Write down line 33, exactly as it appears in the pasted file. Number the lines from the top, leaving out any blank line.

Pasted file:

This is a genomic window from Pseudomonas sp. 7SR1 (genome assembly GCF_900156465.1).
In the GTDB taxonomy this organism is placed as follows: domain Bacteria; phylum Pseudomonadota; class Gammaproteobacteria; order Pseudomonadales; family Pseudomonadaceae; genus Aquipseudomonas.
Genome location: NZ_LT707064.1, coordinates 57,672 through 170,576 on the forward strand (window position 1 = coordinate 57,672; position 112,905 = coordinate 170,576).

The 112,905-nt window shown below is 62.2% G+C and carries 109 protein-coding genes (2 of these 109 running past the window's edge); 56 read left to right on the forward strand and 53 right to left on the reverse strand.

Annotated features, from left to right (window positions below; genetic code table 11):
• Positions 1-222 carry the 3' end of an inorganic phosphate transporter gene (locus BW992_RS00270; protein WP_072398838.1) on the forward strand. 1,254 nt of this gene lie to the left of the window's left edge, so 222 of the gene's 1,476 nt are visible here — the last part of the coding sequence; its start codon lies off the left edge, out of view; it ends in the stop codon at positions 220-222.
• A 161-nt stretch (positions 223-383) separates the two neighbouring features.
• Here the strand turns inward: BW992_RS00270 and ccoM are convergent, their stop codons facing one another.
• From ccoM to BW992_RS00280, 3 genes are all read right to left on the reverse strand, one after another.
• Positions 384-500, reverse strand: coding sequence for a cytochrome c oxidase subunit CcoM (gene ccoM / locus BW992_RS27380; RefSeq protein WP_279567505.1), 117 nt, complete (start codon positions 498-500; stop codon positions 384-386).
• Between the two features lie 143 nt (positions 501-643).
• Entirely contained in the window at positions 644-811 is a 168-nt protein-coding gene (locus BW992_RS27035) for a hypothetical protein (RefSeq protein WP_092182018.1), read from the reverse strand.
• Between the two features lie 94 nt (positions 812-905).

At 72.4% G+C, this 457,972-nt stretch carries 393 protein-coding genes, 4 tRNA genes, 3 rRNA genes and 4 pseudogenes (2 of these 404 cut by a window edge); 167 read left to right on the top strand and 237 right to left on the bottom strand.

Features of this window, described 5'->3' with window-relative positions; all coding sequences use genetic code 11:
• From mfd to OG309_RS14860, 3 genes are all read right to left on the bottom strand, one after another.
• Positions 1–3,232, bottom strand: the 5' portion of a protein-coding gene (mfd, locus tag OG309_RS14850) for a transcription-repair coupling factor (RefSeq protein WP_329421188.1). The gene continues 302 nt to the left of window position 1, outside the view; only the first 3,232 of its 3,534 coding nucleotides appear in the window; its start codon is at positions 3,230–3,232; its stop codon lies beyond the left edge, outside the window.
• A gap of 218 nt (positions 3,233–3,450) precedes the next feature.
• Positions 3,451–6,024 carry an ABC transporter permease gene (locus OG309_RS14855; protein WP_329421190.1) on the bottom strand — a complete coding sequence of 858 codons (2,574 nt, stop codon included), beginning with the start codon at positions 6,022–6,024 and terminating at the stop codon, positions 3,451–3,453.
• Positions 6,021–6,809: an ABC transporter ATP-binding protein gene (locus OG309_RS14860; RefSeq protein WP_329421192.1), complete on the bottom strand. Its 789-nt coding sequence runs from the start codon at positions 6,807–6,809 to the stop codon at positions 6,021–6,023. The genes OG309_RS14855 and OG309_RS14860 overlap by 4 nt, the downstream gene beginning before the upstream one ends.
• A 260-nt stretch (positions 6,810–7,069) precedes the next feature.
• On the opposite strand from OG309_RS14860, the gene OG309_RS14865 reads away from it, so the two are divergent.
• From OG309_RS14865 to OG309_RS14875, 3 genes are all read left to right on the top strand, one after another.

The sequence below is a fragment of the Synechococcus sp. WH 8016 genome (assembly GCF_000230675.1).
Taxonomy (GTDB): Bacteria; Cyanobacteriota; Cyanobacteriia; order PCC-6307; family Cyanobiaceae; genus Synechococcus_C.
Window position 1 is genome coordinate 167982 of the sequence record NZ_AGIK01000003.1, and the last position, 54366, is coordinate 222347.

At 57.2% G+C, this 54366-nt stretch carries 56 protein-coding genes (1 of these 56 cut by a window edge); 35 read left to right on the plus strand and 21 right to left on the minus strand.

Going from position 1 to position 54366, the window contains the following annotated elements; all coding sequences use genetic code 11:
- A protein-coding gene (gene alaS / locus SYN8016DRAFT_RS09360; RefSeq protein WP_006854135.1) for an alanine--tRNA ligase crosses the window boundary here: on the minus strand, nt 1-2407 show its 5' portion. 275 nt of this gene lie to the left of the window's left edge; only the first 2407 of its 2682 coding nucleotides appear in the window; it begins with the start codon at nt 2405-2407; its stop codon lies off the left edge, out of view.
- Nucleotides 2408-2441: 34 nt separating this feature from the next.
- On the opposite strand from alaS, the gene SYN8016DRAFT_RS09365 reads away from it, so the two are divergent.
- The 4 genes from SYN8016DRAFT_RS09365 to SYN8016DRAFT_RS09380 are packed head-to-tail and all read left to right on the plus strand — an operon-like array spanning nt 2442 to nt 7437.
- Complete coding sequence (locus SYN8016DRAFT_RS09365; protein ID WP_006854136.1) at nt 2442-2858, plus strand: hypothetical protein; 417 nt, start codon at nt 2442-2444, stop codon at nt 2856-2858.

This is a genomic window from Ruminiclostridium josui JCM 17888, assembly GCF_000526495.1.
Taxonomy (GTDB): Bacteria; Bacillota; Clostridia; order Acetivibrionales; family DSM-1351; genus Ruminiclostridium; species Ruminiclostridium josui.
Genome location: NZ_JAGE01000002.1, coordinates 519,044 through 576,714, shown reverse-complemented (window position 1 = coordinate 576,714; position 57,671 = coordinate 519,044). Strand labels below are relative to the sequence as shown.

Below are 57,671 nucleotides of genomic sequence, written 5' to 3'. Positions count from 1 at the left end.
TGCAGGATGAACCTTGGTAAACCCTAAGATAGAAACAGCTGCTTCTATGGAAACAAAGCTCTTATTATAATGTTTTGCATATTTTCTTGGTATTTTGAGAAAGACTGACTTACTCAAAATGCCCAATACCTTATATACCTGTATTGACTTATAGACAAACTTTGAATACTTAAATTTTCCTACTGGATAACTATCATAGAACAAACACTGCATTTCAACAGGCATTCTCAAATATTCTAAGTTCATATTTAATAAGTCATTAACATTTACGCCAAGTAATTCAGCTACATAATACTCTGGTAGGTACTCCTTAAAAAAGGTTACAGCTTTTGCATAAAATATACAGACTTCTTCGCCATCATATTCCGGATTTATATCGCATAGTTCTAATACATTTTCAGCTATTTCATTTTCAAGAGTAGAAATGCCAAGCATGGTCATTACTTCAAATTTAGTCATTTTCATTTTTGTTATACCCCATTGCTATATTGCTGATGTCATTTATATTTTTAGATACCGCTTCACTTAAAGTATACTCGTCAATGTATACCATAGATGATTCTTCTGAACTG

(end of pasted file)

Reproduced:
- Complete coding sequence (locus SYN8016DRAFT_RS09365; protein ID WP_006854136.1) at nt 2442-2858, plus strand: hypothetical protein; 417 nt, start codon at nt 2442-2444, stop codon at nt 2856-2858.